Computer Systems Org I - Prof. Grishman
Lecture 26 - Dec. 3, 2005
Computer logic (P&P chapter 3)
To add n bits, we connect together n adders. The rightmost adder can
be either a half adder or a full adder with the carry-in permanently tied
to 0. The adders are connected together with the carry out of one bit
feeding the carry in of the next bit, as shown on p. 63 of P&P.
A multiplexer selects one of two inputs (or, more generally, n inputs) and
sends that to the output. The circuit for a two-input multiplexer is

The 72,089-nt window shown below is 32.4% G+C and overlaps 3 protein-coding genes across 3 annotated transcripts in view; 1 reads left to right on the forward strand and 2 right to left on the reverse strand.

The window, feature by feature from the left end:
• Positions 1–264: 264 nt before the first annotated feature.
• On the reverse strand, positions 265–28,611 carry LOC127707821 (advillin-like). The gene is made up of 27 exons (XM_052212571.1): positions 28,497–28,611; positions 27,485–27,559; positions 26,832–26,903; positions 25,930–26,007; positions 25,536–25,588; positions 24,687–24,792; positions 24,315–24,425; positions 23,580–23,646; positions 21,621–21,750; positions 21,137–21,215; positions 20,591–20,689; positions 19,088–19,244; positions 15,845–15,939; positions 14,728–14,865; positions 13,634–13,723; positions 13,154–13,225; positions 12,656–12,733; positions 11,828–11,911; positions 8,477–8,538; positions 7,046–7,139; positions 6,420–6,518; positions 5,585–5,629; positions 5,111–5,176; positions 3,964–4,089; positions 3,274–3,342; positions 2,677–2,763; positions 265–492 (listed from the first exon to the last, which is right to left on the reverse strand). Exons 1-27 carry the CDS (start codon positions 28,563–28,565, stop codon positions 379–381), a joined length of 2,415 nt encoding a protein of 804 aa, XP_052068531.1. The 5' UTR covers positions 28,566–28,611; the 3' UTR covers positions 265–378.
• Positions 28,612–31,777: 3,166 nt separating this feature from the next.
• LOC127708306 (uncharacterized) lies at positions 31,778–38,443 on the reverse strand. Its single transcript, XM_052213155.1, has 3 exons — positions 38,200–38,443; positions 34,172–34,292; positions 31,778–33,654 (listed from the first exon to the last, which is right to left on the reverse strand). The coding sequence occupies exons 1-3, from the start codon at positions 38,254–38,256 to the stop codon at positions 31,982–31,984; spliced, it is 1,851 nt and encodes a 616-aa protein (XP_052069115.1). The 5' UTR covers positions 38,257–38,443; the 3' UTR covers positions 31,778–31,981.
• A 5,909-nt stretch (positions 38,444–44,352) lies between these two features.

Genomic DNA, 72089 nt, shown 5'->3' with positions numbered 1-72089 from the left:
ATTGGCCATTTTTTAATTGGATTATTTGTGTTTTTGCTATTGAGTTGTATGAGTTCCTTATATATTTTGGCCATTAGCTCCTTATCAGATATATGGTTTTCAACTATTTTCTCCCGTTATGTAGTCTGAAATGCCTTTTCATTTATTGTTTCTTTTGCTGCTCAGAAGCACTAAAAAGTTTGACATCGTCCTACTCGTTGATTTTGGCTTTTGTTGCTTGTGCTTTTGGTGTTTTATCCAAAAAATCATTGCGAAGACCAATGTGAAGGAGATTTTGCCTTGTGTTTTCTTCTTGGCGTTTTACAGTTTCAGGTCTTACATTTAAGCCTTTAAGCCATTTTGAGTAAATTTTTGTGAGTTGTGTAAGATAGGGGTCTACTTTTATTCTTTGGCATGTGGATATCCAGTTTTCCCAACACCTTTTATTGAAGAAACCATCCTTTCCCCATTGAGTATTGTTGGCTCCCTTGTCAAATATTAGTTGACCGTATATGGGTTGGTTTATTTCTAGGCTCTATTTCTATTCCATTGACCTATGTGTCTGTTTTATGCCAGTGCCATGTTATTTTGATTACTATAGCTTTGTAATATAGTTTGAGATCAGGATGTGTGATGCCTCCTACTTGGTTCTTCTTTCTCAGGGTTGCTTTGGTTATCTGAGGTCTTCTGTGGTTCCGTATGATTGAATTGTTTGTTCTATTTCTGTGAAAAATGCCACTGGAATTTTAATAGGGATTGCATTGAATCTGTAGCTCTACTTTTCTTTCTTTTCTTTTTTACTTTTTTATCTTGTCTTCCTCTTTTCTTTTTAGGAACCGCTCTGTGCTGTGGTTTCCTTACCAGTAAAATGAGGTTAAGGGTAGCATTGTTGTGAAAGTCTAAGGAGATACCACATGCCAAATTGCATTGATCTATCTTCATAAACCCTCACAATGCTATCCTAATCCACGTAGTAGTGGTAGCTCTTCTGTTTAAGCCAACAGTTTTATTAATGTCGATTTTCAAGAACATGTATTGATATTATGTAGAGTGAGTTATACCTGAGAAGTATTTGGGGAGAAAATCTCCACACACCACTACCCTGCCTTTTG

shown on p. 61 of P&P.
An ALU (Arithmetic-Logic Unit) takes two n-bit inputs and a function input,
and computes one of a small number of arithmetic or logical functions of
the two inputs. The ALU is the heart of any computer. For the
LC-3, it has to compute three functions: ADD, AND, and NOT.
The design of an ALU is very simple: we build a separate circuit for
each. Then we build a multiplexer which selects the output of the appropriate
Storage Element (P&P 3.4)
A storage or memory element is different from a combinational circuit ...
its output is not a function of its current inputs alone. It is able
to store (retain) information.
The gated D latch (P&P 3.4.2) is able to store one bit; it has
a data input and a write enable (clock) input.
A register (3.4.3) is a bunch of such latches with a common write enable